Waze and means: The tactical and strategic failure of BDS
Jun 13, 2013 | Ahron Shapiro
The cult-like and self-aggrandising Boycott, Diverstment and Sanctions (BDS) anti-Israel campaign suffered another embarrassing setback this month when Facebook and Google wooed the Israeli content-savvy phone GPS app company Waze. The company, based in Herzliya Pituach, reportedly ended talks with Facebook after the California-based company demanded Waze relocate its headquaters, presumably to Waze’s Palo Alto branch office, as part of the deal.
Google sealed the deal on June 11 for US1.3 billion, and without requiring the Israeli company to pull up stakes.
The high-profile takeover caught the attention of top business writers, who expect the deal to inspire more investment in Israeli tech companies, as Google’s funds are parlayed into a new wave of spinoff projects. As Bloomberg reported:
The injection of Google’s money could trickle down to the next generation of startups in the country, said Izhar Shay, a general partner at Canaan Partners.
“People who worked at this company will go out to invest and create their own companies, and will help mentor other entrepreneurs,” Shay, who is based in Herzliya Pituach, Israel, said in an interview. “It will also help attract additional venture money into Israel.”
The Wall Street Journal‘s Joshua Mitnick said that Waze represents the new face of Israeli high-tech startups following the dot-com boom of a decade ago.
With tens of millions users downloading its mobile application in five years, Waze is the leading edge of a shift among Israeli technology companies to focus on Internet and media software catering to every day consumers – a target market that was once considered beyond the reach of Israel’s tech community .
“Waze in more than one way represents the second golden age of Israeli technology,” said Eden Shochat, a venture capitalist and a serial entrepreneur who has sold a start-up to Facebook.
At any rate, with the acquisition of Waze by Google, BDS activists will surely now be in the unenviable position of having to boycott the world’s top internet search tools or be exposed for their hypocrisy. (Google is currently used in 67 percent of internet searches. Its closest competitor, Microsoft’s Bing which is used in 17 percent of all searches, is also BDS unfriendly, given Microsoft’s substantial investment in Israeli R&D).
I feel that it’s impossible to boycott someone who has better tech than you-because when you boycott a country with better technology than you, that’s not a boycott-it’s a self-imposed embargo.
The writer who wrote this last month was no mere “Zionist shill”, but none other than one of Malaysia’s leading tech bloggers, Keith Rozario.
Rozario, who was writing to express his disapproval of a Malaysian plan to protect home-grown industry by boycotting Chinese tech, used the example of the Arab boycott of Israel in his blog to demonstrate how boycotts didn’t end up harming the country that was targeted, but rather held back the countries which participated in them. He further hinted that Malaysia, which has no diplomatic relations with Israel, has only hurt itself by distancing itself from it.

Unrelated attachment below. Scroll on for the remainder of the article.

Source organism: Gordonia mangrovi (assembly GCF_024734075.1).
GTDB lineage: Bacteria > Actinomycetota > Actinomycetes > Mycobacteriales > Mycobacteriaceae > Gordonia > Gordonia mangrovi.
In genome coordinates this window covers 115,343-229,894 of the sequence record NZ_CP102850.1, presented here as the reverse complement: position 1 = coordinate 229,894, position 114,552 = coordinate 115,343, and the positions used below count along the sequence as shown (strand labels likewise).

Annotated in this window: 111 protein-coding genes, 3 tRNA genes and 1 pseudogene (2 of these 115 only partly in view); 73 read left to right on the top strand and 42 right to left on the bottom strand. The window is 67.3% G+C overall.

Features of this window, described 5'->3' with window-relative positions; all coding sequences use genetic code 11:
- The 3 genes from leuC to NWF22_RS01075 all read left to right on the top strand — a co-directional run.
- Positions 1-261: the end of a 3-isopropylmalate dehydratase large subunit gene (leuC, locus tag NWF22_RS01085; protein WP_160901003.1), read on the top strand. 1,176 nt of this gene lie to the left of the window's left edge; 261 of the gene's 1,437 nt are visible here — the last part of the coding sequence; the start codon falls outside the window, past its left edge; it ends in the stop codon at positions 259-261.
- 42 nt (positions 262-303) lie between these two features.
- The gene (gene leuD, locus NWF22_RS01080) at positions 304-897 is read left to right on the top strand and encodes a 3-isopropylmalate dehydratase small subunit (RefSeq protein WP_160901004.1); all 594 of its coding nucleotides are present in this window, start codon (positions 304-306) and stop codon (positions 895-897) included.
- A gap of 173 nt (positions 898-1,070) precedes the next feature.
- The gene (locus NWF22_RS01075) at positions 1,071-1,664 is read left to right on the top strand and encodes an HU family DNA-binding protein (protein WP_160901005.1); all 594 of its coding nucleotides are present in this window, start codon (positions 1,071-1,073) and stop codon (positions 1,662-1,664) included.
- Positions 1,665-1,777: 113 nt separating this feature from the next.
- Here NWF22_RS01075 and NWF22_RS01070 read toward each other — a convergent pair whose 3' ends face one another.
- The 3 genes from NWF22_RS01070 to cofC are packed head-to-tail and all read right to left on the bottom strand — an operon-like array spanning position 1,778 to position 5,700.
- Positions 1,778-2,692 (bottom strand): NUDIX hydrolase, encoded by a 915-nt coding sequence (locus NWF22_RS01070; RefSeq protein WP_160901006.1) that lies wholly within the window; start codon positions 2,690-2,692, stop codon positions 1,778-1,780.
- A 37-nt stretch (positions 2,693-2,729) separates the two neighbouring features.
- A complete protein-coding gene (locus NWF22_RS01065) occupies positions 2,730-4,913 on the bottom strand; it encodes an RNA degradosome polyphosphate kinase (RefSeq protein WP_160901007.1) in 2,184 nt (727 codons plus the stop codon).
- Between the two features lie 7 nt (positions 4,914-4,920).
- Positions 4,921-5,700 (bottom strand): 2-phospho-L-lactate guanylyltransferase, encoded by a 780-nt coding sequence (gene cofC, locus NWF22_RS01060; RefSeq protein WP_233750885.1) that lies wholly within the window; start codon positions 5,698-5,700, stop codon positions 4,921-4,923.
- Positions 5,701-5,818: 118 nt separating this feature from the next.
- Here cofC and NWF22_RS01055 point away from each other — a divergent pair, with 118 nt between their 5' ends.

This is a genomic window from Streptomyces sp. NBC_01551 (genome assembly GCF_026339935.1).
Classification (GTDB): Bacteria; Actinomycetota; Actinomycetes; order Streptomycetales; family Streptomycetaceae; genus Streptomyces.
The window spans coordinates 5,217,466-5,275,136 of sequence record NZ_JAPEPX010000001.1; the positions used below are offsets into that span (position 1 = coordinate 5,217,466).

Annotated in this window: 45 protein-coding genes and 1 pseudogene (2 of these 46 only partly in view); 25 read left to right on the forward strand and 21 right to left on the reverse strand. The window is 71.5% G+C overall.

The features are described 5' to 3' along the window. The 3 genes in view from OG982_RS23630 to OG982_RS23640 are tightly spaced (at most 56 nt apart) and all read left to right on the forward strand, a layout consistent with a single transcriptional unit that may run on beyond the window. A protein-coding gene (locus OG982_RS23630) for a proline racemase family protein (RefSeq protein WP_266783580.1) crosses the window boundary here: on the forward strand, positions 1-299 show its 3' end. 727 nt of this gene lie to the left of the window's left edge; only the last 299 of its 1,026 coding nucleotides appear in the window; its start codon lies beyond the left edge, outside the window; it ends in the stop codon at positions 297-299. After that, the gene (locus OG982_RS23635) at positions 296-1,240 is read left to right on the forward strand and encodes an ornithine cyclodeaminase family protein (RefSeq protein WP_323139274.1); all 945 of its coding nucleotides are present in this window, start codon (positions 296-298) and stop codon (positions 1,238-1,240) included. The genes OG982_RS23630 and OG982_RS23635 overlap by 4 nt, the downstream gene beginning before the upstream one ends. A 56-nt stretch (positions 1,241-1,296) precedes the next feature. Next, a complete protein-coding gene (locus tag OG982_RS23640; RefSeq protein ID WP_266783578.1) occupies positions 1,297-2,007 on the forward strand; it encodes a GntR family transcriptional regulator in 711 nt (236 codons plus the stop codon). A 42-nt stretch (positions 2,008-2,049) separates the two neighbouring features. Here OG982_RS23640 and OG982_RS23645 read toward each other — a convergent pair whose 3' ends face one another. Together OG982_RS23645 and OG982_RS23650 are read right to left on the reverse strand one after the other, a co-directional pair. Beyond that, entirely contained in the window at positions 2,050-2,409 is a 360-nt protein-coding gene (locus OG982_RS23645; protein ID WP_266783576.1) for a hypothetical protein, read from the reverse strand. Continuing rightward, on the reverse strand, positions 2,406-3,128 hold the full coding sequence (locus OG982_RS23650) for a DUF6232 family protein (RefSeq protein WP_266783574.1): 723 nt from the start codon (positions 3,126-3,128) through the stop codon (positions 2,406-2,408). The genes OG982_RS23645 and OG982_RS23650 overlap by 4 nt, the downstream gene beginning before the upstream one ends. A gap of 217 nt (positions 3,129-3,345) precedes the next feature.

Boycotts don’t work-they just send a political message, but almost never achieve their desired economical objective. Add this to the fact, that the country with the most technology wins-and you’ll realize that Malaysia is in no position to boycott anything. We sent a man to space, built the worlds tallest building and even the 4th longest bridge in South East Asia-but we did it all with someone elses technology, whether it was the Russians, Japanese or Koreans. So until we start to develop our own technology-our boycotts will be nothing more than self-imposed embargoes. So the next time you switch on Waze, play with your XBox, or even use any PC with an Intel Inside Chip, just remember how our good (and technologically superior) friends in Israel help make it possible.
The self-destructive nature of Palestinian encouragement of BDS has been noted in several articles lately.
In spite of positive signs from “Breaking the Impasse”, a recently announced joint initiative by Palestinian and Israeli businessmen eager to work together for peace to bring prosperity to both peoples, the reaction coming from BDS activists in the West Bank is likely to sabotage the effort.
Palestinian journalist Khaled Abu Toameh recently exposed how the Palestinian businessmen who have expressed interest in joint projects with Israelis to provide jobs and industry in the West Bank have come under attack from officials and activists within their communities.
After rejecting US Secretary of State John Kerry’s new plan to boost the Palestinian economy by investing $4 billion in the private sector, the Palestinians have begun threatening businessmen who want to work with Israeli counterparts.
Kerry’s plan, which was revealed at last week’s World Economic Forum in Jordan, has been condemned by many Palestinians as a U.S. attempt to bribe them into making political concessions to Israel.
But several Palestinian businessmen who attended the conference have welcomed Kerry’s economic plan and expressed a desire to meet with Israeli counterparts to talk about joint investments in the West Bank.
Some Palestinian businessmen who dared to meet with Israeli colleagues in the past few days are now facing threats and calls for boycotting them and their companies.
The harmful effects of BDS to the Palestinian economy have been well documented, such as in this JTA story from February about how BDS threatens the livelihood of some 900 Palestinians from the West Bank and east Jerusalem who work for the Israeli do-it-yourself soda company SodaStream.
The company has a factory in Ma’ale Adumim’s industrial park, an area which would almost certainly remain part of Israel in any peace agreement but – straddling a border with a future Palestinian state – is envisioned to be a nexus of Israeli and Palestinian economic cooperation. As a matter of fact, it is already serving that purpose to a certain extent today, to the chagrin of BDS activists who chafe at any hint of “normalisation”.